Just because we’re not the cheapest option doesn’t mean we can’t appeal to price-conscious customers. We just have to lure them into the tent and level-up the importance they place on quality — from zero to anything more than zero. It’s simple math.
We can do this with discounting, a strategy that has exploded over the last few years. This means free Lyft rides, loyalty programs, or $5 off a customer’s first order. In a B2B sense, it’s a half-day of free consulting, a readiness evaluation, a low-feature free version, or 14-day free trial. Whatever the discount or promo, its purpose is to make us the cheapest option for a limited time — just long enough for the customer to understand why quality matters to us.
If we want to push customers toward a behavior that is better for our business, we discount that option.
Invariably, a first-time customer discount will attract non-price-conscious consumers as well — especially those who believe quality matters but don’t yet know why. It’s an opportunity to play on their gut feeling — their unspoken desire for quality — and they’ll appreciate getting a deal along the way. Again: This is only for a limited time. We can’t discount forever. Every time I go to one of those discount clothing stores, there’s always a red line through a higher price that I’m not paying. I know no one is paying that price. I just don’t care how long my socks last.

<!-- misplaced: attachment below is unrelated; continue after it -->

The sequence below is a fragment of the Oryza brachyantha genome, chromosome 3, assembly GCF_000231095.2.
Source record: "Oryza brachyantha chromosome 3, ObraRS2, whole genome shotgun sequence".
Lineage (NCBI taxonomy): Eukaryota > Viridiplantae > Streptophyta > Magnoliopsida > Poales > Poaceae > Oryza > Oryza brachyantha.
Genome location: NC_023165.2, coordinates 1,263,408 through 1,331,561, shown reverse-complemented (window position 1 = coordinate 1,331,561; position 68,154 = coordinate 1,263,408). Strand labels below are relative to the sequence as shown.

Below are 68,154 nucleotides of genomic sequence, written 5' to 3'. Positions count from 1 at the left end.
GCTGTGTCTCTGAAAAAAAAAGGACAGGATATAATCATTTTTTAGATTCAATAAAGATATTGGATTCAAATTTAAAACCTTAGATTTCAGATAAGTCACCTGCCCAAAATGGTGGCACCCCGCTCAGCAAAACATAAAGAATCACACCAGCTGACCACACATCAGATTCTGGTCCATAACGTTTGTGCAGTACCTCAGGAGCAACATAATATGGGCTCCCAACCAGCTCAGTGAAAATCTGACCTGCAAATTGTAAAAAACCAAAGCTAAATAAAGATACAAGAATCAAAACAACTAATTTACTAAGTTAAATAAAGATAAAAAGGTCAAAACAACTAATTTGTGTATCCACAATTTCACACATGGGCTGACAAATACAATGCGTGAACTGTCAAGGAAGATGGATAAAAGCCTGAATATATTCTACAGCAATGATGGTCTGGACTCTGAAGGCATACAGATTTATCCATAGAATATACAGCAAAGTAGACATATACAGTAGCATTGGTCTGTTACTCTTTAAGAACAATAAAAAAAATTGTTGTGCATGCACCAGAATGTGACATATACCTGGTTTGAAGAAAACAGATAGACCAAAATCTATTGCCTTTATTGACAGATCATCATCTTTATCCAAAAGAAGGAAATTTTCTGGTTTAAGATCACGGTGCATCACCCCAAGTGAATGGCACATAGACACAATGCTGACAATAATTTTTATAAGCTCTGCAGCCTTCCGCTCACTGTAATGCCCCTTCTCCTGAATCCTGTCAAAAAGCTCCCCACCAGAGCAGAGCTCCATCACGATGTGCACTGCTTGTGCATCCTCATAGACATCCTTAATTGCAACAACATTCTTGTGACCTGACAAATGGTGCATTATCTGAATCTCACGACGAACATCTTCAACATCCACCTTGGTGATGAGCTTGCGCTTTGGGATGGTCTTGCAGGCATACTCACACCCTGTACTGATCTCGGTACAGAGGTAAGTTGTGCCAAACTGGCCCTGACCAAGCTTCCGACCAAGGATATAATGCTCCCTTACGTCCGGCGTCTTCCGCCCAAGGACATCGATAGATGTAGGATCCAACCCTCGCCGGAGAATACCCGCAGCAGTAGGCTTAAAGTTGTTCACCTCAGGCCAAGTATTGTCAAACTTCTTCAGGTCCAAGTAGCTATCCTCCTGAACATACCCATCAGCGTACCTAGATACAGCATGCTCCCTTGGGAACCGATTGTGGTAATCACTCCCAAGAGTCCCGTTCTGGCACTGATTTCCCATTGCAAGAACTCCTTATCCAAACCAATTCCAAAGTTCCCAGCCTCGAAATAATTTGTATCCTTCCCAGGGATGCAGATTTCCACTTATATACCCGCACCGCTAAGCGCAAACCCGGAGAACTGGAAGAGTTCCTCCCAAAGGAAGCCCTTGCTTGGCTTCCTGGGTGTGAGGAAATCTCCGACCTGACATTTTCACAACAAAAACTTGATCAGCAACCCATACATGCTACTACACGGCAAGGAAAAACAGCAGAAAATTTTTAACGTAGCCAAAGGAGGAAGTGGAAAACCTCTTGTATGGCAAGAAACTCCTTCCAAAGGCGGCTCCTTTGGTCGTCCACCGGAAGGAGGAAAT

Discounting is also an opportunity to use price as a tool for growth and optimization. If we want to push customers toward a behavior that is better for our business, we discount that option. We do this at my current startup, Spiffy, an on-demand mobile vehicle care and maintenance company. We want to take care of vehicles in office parks, so we work with property managers to set up days for us to service multiple vehicles on-site. Then, we offer a discount for employees of that office park on that day. This saves us a bunch of time and money, which we pass back to the customer.